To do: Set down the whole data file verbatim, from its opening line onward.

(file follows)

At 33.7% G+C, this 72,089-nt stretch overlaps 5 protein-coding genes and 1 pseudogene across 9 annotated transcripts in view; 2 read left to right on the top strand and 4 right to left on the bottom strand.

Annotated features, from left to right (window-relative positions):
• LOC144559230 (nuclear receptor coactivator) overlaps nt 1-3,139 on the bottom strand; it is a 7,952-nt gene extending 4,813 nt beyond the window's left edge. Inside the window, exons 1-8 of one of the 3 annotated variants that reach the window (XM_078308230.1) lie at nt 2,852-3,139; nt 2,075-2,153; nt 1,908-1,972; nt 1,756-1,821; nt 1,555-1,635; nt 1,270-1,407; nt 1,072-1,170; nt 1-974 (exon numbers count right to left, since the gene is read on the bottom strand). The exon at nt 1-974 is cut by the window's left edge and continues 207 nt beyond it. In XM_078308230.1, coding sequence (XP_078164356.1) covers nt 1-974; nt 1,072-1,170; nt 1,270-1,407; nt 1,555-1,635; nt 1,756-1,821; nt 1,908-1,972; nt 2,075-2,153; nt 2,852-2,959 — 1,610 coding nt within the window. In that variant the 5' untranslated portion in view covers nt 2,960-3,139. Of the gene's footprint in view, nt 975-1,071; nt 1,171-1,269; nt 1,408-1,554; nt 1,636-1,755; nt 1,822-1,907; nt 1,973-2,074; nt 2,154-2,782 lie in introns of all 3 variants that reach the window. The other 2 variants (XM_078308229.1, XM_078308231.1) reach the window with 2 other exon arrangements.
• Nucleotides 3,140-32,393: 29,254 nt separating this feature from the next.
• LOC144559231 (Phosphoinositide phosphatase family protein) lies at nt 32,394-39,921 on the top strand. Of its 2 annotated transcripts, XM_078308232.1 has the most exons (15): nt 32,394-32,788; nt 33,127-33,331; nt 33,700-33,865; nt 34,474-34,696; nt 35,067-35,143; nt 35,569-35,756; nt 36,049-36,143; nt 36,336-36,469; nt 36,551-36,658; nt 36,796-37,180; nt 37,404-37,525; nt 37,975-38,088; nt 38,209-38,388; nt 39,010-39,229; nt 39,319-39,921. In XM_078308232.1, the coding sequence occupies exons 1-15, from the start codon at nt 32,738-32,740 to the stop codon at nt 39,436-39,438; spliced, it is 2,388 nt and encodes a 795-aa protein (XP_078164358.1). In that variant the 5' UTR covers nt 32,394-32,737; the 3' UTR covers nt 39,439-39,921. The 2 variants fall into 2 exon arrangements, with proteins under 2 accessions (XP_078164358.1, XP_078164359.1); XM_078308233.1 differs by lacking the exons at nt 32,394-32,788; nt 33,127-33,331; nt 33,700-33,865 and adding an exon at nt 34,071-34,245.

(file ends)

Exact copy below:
At 33.7% G+C, this 72,089-nt stretch overlaps 5 protein-coding genes and 1 pseudogene across 9 annotated transcripts in view; 2 read left to right on the top strand and 4 right to left on the bottom strand.

Annotated features, from left to right (window-relative positions):
• LOC144559230 (nuclear receptor coactivator) overlaps nt 1-3,139 on the bottom strand; it is a 7,952-nt gene extending 4,813 nt beyond the window's left edge. Inside the window, exons 1-8 of one of the 3 annotated variants that reach the window (XM_078308230.1) lie at nt 2,852-3,139; nt 2,075-2,153; nt 1,908-1,972; nt 1,756-1,821; nt 1,555-1,635; nt 1,270-1,407; nt 1,072-1,170; nt 1-974 (exon numbers count right to left, since the gene is read on the bottom strand). The exon at nt 1-974 is cut by the window's left edge and continues 207 nt beyond it. In XM_078308230.1, coding sequence (XP_078164356.1) covers nt 1-974; nt 1,072-1,170; nt 1,270-1,407; nt 1,555-1,635; nt 1,756-1,821; nt 1,908-1,972; nt 2,075-2,153; nt 2,852-2,959 — 1,610 coding nt within the window. In that variant the 5' untranslated portion in view covers nt 2,960-3,139. Of the gene's footprint in view, nt 975-1,071; nt 1,171-1,269; nt 1,408-1,554; nt 1,636-1,755; nt 1,822-1,907; nt 1,973-2,074; nt 2,154-2,782 lie in introns of all 3 variants that reach the window. The other 2 variants (XM_078308229.1, XM_078308231.1) reach the window with 2 other exon arrangements.
• Nucleotides 3,140-32,393: 29,254 nt separating this feature from the next.
• LOC144559231 (Phosphoinositide phosphatase family protein) lies at nt 32,394-39,921 on the top strand. Of its 2 annotated transcripts, XM_078308232.1 has the most exons (15): nt 32,394-32,788; nt 33,127-33,331; nt 33,700-33,865; nt 34,474-34,696; nt 35,067-35,143; nt 35,569-35,756; nt 36,049-36,143; nt 36,336-36,469; nt 36,551-36,658; nt 36,796-37,180; nt 37,404-37,525; nt 37,975-38,088; nt 38,209-38,388; nt 39,010-39,229; nt 39,319-39,921. In XM_078308232.1, the coding sequence occupies exons 1-15, from the start codon at nt 32,738-32,740 to the stop codon at nt 39,436-39,438; spliced, it is 2,388 nt and encodes a 795-aa protein (XP_078164358.1). In that variant the 5' UTR covers nt 32,394-32,737; the 3' UTR covers nt 39,439-39,921. The 2 variants fall into 2 exon arrangements, with proteins under 2 accessions (XP_078164358.1, XP_078164359.1); XM_078308233.1 differs by lacking the exons at nt 32,394-32,788; nt 33,127-33,331; nt 33,700-33,865 and adding an exon at nt 34,071-34,245.